6 steps to approaching a restructure

By on October 22, 2014

The success of a restructure is dependent on the approach.

“An integrated approach to implementing new organisational ways of working plays a vital role in the success of restructuring within an organisation,” says Seugnet van den Berg, MD at management consulting firm Bizmod. Resturcturing is often associated with negative connotations and the mere mention of it can cause disruption and unrest amongst employees and other stakeholders.

To avoid any restructure-related interruption, van den Berg suggests a 6 step approach addressing both organisational design and restructure framework:

  • Strategic alignment

To commence any project of this scale, it’s important to gain an understanding of the organisation strategy and the requirements at a functional strategy level. The phased approach for achieving the strategic goals is also developed during this stage.

  • Target operating model

Defining the operational framework to deliver a phased approach to the restructure.

  • Organisational structure

Determining the capabilities within the structure and the associated budget requirements. Roles, levels of work and structure are also aligned in this phase.

  • People mapping and HR integration

This phase involves the integration of the HR resource as well as the mapping of people from current to new roles.

  • Leadership preparation and alignment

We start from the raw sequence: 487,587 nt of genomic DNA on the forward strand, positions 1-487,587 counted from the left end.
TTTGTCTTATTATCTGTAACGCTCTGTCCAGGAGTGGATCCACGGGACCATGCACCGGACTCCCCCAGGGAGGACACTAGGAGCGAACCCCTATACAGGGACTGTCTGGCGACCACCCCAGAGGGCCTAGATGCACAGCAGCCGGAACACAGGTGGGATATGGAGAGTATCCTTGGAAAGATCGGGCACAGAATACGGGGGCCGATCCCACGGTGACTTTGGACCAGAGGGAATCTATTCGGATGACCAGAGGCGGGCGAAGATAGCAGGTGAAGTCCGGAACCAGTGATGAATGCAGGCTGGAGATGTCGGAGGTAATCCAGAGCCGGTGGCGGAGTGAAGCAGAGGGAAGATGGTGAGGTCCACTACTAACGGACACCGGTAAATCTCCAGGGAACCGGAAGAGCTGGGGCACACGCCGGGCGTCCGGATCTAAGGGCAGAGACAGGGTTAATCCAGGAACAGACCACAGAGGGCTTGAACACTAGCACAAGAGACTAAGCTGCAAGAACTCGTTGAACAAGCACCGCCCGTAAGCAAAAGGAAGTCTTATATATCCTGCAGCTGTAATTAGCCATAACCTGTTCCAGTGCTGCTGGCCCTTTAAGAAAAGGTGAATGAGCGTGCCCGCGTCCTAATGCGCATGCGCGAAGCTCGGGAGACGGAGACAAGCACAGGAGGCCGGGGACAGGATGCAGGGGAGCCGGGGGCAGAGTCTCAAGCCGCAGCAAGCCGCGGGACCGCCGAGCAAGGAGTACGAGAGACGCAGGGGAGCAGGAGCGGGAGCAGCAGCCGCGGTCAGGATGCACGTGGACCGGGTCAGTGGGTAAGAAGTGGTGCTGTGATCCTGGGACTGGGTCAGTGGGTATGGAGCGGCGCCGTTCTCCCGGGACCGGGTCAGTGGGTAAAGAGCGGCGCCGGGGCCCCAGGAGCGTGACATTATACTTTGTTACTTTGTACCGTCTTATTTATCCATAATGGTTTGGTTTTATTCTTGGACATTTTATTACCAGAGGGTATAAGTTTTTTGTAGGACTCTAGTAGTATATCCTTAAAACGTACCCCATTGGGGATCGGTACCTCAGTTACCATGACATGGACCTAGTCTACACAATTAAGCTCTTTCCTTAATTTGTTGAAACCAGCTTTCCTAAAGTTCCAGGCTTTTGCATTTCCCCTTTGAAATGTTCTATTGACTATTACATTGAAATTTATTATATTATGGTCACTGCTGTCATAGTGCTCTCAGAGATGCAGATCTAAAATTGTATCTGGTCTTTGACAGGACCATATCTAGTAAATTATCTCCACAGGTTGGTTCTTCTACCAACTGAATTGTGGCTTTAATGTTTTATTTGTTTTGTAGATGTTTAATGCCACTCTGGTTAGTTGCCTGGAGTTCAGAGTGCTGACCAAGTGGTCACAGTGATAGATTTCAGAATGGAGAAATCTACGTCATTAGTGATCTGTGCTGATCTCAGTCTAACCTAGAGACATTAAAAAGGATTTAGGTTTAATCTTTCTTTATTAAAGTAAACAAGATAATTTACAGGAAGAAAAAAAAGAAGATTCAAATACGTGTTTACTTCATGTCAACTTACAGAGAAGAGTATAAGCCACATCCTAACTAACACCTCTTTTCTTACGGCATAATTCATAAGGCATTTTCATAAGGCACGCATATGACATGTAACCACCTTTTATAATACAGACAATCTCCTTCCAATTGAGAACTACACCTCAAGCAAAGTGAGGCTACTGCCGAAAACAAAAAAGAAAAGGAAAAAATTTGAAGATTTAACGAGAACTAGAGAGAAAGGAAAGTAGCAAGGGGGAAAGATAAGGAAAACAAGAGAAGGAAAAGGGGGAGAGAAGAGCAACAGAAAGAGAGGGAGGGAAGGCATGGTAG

Van den Berg says that the preparation for changes and the integration of a new way of thinking is critical to garnering assurances of support, commitment and involvement in the process. “The coaching of the leadership and management teams is not a phase to be taken lightly – much time and work is required here.”

  • Change management and communication

In this phase a communication plan should be developed and delivered to the identified stakeholders affected by the process.

Van den Berg cautions organisations looking to undertake the restructure process as an internal project. “Majority of human resource departments are not equipped to deal with such extreme changes to their organisations. Appointing an external team that have prior experience and little to no attachment to departments or the organisation as a whole are able to guide internal teams through the process in a much more effective manner,” says van den Berg.

“Ultimately, any spend in this realm will see far more return from external project managers, as opposed to an internal team navigating such a complex path,” he concludes.

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